using less of meats and grains that can be shipped abroad.
"The Lord made no mistake when He made
grapefruit; You ?nake none in eating themf
• says noted physician.
Dr. James G. McKay, one of the cleverest stomach specialists of . j
the National capital, expressed himself on grapefruit as follows:
"The Lord made no mistake when He made grapefruit and the
individual makes none when he eats them for breakfast, as most
folks do. In the tropics many persons eat grapefruit at the' end of
the meal. Either way they are excellent, and aid the digestion."
__ i Dealers can supply 'you Sealdsweet grapefruit
£ V\ ( Kitchen Calendar and Chart free
/k/f /\ Sealdsweet grapefruit can be served raw in mar.y pleasing ways and there are numerous
rmk JW! \f \ methods of using them in cookery and confections. They require no auger and even sweet
( —4l If V-\ toothed people find them palatable with only a little—many persons prefer them with salt,
i ! ' |y| ' Scores of suggestions for serving grapefruit and of recipes for their jtse are given by the
K- 7 -T Sealdsweet Kitchen Calendar and Chart. Dealers.can supply Sealdsweet grapefruit and
Jff | frrr copy of Kitchen Calendar and Chart. If yours won't, write us.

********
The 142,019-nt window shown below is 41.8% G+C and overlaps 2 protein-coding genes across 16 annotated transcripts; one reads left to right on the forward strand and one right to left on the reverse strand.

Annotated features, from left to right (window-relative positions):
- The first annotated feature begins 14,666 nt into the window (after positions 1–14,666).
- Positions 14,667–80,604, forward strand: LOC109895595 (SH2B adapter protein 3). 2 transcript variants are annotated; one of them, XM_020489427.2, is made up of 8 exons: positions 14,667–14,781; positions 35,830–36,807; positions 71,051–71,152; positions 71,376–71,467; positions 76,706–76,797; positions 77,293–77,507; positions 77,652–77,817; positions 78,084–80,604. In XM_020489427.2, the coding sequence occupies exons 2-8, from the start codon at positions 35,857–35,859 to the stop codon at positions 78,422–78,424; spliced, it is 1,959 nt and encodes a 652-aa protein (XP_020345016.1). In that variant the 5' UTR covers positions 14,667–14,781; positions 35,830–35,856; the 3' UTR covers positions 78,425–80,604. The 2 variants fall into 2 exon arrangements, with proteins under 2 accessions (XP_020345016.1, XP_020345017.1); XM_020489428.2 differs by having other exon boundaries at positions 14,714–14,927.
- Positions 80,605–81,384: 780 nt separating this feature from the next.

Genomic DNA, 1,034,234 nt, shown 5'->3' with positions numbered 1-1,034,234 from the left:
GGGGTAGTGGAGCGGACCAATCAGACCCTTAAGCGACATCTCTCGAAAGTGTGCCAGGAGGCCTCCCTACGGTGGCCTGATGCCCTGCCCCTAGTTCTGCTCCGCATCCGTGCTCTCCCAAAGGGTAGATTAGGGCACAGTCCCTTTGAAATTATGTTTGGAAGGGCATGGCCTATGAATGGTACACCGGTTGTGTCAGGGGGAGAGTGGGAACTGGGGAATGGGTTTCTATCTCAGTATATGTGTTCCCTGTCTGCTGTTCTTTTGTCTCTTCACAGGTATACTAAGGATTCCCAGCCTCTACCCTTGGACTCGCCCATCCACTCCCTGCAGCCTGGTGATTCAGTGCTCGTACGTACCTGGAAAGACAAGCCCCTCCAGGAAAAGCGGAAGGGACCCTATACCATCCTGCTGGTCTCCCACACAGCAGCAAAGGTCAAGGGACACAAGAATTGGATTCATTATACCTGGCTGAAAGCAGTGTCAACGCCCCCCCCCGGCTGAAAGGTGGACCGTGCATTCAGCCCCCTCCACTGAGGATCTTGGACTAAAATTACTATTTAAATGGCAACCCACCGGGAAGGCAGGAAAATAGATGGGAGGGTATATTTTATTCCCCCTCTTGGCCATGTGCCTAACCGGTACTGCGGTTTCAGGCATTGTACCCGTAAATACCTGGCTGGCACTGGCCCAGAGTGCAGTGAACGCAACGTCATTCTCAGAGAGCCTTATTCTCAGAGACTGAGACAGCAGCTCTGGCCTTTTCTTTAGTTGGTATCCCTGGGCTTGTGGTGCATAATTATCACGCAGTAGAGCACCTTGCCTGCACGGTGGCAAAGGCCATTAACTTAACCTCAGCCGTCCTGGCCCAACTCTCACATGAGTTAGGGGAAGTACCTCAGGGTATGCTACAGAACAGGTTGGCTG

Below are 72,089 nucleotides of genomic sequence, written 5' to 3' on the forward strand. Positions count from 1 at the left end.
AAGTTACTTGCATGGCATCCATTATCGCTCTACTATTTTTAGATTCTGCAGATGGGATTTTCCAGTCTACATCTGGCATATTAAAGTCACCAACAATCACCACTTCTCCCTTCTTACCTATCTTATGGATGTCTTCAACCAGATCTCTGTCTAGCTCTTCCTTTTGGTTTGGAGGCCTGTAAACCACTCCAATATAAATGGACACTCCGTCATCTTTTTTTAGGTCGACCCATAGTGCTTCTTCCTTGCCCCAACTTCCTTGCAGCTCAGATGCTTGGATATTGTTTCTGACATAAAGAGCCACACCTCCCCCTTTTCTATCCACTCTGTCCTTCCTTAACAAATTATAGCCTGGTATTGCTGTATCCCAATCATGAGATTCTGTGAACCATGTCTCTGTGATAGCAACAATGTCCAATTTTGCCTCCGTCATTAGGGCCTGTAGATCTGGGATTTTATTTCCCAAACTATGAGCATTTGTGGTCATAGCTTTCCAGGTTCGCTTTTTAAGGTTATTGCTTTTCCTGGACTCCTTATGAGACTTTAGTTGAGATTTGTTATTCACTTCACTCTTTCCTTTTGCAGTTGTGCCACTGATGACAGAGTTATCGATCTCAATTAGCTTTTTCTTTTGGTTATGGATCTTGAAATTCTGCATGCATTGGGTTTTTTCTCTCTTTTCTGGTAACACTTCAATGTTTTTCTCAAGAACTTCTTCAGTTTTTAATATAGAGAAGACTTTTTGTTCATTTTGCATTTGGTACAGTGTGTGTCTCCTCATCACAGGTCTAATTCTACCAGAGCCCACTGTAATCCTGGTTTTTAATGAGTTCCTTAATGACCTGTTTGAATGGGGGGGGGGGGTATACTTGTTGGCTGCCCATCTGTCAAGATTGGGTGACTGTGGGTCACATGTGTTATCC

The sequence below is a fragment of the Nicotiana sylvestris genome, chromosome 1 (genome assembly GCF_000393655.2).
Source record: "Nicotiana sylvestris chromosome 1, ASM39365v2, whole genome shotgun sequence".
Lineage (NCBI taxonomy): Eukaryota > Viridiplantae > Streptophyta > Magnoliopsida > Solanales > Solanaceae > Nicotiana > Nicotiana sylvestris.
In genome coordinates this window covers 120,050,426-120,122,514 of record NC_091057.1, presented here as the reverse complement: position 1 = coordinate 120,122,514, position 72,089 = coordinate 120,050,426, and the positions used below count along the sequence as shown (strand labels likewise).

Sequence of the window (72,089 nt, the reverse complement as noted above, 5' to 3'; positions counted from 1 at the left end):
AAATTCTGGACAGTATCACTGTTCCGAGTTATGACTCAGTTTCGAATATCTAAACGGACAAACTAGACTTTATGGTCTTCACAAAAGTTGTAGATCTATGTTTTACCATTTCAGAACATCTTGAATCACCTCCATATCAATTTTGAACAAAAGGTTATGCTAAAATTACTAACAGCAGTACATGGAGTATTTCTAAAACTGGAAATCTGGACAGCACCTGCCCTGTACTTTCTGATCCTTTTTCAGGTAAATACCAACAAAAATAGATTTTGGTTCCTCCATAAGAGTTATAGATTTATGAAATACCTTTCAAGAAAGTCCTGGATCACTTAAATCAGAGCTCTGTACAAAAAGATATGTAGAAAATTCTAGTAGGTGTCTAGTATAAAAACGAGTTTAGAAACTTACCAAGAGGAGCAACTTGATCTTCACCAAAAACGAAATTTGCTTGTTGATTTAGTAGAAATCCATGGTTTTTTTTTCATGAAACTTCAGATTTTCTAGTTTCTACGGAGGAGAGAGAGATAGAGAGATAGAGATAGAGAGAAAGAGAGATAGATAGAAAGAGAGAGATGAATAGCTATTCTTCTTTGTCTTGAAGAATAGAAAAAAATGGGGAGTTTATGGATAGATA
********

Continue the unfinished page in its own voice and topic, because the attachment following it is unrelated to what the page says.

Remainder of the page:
*t±isE23fc % %
,r r . I ■ -~_7~ . TAMPA, FLORIDA
andljrapnTUtitoawrptatmS. M Cooperative, Non-Profit, Fruit Growers' Organization.
Jyieuddtwttt uWtuX,
Scgldiweet oranges arc Jut as good the grapefruit—* t
. thin-fkinned, juicy, sweet, finely flavored. Buy them, too.
% • '
Science Solves the Butter Problem
with Troco Made from the White
Meat of Coconuts
Just v.iiea the price of butter threatens to made before this discovery, ..tc compelled
make it an unattainable luxury, science per- to label this nut-made butter as oleomargarine,
fects TROCO, the new vegetable butter made But it contains no animal oils,
front the white meat of coconuts, churned TROCO is simply vegetable fats, chuAied
with pasteurized milk. with milk for the butter taste. Yet this appe-
It tastes like the finest creamery butter and tizing combination costs no more than thf
is as wholesome and pure. Because of old laws, best oleomargarine. •
TROCO has the good qualities of fine creamery Made in the Country
butter. The principal difference you will notice _ .7 * t . . _ . J t .,
is the cost • The crowning attraction of Troco is this!
. .... , .. ..... ... T . „ „ It isn't a city-made, factory product, but ccmes
It ss nutritious and easily digested. It possesses f rom th e country, from a clean little town in tho
the fuel value neeced for energy. Berkshire foothills where the Troco factpry is thj
TROCO, when served, has butter's golden color, cn jy industry.
because your dealer supplies you with the same vege- , .
table coloring used by all butter makers. Order Troco from your a l er ~ --r^Jcrrrmy—
Used in cooking, it gives the same results as na ""~• j
butter, except that it goes farther. Cooks should 1
remember this and reduce the amount.
EDSON .BROS.
110 Dock Street, Philadelphia, Pa. ||| | r
_
• TDECpMBETU, .